Gerbils are good jumpers
An adult gerbil can jump up to 30-35cm or just over one foot when they’re scared or trying to reach food high up.
In the wild gerbils rarely jump as they scavenge for food on the ground but in the confines of a cage they can often become scared and can be seen jumping and running away.
Gerbils have very strong and powerful hind legs and are very good at jumping. From a young age, pups can jump very well and will start to jump over obstacles in their cage. As they get older and more confident they will do this less.
Gerbils are sociable pets
Gerbils love to have interaction with their owners, it makes them happy. Signs of a happy gerbil are grooming each other, laying in groups and being affectionate to each other.
Also being active is a good sign of a happy and sociable gerbil. They love to be held as long as you pick them up the correct way. Learn how to pick up a gerbil here in one of our other articles.
They rarely urinate
Gerbils are one on the cleanest pet rodents you can keep. This is due to the fact that they don’t urinate as much as other rodents and small pets.
Gerbils don’t drink much water due to the fact that they live in dry and arid habitats in the wild and in their natural environment where water is scarce.
They extract moisture from the food they eat.
Quick Fact: Gerbils are fast rodents. They can run at a speed of six km per hour. Pretty fast for a little rodent.
Gerbils have a special kidney designed to retain as much of its bodily fluids as possible. Hence the reasons gerbils don’t urinate much at all.
Baby gerbils are born, blind, deaf and hairless.
Gerbils are born blind, deaf, and without any fur and would not survive without their parents. Within 10-12 days the babies will start to grow fur.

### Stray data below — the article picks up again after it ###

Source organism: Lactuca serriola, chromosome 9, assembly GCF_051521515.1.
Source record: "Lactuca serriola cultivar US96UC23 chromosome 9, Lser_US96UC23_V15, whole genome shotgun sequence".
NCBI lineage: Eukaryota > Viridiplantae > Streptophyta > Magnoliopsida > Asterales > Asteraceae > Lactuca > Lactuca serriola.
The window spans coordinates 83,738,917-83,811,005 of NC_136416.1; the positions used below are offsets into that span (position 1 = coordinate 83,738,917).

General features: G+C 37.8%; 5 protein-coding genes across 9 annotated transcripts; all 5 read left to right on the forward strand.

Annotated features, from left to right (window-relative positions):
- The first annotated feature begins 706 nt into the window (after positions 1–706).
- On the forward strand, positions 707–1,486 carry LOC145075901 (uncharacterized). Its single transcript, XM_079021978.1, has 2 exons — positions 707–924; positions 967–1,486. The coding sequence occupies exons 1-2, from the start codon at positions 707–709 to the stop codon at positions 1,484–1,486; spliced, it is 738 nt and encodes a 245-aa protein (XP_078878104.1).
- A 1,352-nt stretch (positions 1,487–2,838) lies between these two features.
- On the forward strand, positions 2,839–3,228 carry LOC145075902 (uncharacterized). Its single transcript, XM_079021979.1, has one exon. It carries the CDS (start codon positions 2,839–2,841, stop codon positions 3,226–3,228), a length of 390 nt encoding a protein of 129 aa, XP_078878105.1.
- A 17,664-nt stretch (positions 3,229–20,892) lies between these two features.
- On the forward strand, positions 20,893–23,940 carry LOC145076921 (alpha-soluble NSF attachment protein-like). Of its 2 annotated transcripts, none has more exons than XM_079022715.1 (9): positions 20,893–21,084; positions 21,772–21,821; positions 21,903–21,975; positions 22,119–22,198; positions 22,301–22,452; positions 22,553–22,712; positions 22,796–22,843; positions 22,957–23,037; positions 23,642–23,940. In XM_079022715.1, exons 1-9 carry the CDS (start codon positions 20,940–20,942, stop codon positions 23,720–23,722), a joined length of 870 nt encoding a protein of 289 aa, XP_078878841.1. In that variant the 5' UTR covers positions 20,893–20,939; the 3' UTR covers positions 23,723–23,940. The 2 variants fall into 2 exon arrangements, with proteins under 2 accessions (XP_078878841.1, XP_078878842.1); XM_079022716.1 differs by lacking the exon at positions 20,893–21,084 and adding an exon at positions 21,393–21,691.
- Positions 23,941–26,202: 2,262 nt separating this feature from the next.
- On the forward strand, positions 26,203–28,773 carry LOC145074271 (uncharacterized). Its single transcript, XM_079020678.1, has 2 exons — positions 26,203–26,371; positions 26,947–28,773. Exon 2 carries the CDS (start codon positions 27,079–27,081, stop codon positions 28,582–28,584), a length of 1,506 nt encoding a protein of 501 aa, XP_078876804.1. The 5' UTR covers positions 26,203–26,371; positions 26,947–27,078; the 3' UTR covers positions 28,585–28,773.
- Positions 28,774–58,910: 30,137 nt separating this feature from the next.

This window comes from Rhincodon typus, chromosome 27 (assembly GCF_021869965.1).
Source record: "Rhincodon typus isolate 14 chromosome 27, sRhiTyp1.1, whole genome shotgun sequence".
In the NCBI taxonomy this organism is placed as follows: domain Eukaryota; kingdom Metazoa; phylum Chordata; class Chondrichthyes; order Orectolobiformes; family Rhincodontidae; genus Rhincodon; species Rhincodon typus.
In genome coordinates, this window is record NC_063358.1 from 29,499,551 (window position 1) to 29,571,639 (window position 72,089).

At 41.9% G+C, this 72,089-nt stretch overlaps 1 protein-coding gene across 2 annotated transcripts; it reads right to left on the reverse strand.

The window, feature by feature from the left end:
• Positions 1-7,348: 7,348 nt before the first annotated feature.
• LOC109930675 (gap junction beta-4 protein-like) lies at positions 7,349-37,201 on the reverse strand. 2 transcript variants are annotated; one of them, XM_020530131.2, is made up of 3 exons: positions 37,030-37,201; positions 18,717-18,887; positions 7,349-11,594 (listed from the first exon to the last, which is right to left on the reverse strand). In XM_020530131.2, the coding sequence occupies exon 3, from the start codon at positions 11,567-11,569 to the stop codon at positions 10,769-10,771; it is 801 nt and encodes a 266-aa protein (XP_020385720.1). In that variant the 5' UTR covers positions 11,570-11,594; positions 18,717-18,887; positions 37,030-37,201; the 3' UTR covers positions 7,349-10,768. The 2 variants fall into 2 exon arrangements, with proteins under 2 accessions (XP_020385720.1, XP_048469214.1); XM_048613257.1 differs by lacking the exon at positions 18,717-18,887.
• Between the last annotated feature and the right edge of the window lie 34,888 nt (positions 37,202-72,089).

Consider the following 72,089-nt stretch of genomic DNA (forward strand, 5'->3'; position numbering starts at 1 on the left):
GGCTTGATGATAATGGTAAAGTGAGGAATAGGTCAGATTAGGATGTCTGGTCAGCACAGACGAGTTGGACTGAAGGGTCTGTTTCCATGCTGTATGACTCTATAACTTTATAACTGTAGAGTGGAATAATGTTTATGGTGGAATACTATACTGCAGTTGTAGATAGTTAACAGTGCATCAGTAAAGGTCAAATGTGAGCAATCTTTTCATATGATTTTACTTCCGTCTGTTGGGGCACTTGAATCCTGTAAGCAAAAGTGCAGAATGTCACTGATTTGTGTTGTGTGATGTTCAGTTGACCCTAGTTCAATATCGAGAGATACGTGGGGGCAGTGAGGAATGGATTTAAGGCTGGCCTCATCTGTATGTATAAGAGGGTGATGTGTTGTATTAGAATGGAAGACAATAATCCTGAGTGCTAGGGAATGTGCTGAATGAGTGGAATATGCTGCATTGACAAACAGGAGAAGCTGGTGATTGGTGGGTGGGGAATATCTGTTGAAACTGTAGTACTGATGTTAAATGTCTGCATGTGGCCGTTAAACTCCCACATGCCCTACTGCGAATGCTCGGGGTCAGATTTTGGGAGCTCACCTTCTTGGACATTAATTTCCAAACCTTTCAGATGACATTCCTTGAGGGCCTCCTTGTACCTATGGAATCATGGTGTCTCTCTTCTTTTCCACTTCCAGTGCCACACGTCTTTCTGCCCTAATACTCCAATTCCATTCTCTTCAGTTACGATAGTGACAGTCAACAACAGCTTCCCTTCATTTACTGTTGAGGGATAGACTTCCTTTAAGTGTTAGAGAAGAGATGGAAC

Their eyes will remain closed for about 18-20 days.
At 4 to 5 weeks the pups will be weaned from their mother and at 6 weeks they will be ready for a new home.
Quickfire gerbil facts
- Baby gerbils are called pups
- Gerbils are born blind, deaf and without fur
- In the wild gerbils live in the desert
- Gerbils live for 3-5 years
- Gerbils are illegal in Hawaii and California
- Gerbil teeth never stop growing
- Gerbils can carry diseases
- Gerbils are smart and very sociable
- Approximately one-fifth to one-half of all gerbils have epilepsy
- Gerbils warn off predators by banging their tail into the ground
- They build deep and complex burrows in the wild
- Gerbil eyes are placed either side of their head to watch out for predators from all angles.
- In the wild gerbils live in large colonies
- They have been kept as pets since the 1800’s
- Gerbils are also known as desert rats
- They can shed their tail if caught to avoid capture
- Their tails are as long as their entire body length
- If they sense danger they will squeal and thump their back legs like a rabbit
- There are over 100 different species of gerbil
- The largest being the Great Gerbil, Rhombomys pimus, which is native to Turkmenistan and can grow up to 16 inches long
- There are over 100 species of Gerbils worldwide
- Gerbils in the wild would rather wash in the sand rather than water. They roll around in the sand to remove dirt and parasites
- Gerbils love to play and can be seen wrestling and rolling around with each other. This is a playful activity and is normal when they are happy and content.
Gerbil Species Profile
|Common Names||Gerbil, Desert rats|
|Size||3” - 16"|
|Gerbil subfamily size||110 species|
Conclusion: Gerbil facts
We hope you’ve enjoyed these 12 Gerbils facts with some extra facts thrown in to entertain and help educate you on these very special little rodents and loved pets.
Build your gerbil a special and interesting home with tunnels and caves and toys to play with and these little creatures will be happy and show their emotions more.
Gerbils make great pets and I have kept many over the years and bred lots of baby pups.
It’s a very special thing watching the parents of a group of pups taking care of their babies and seeing how protective and caring they really are.
Remember, gerbils and not smelly pets and make a great first pet for small children. They rarely bite and cost very little to purchase and care for.
As responsible pet owners and Gerbil keepers, you have a duty of care to provide them with the best home and feed them the best foods. As mentioned before we feed our Gerbils Wild Harvest Gerbil and Hamster food which we purchase here on Amazon.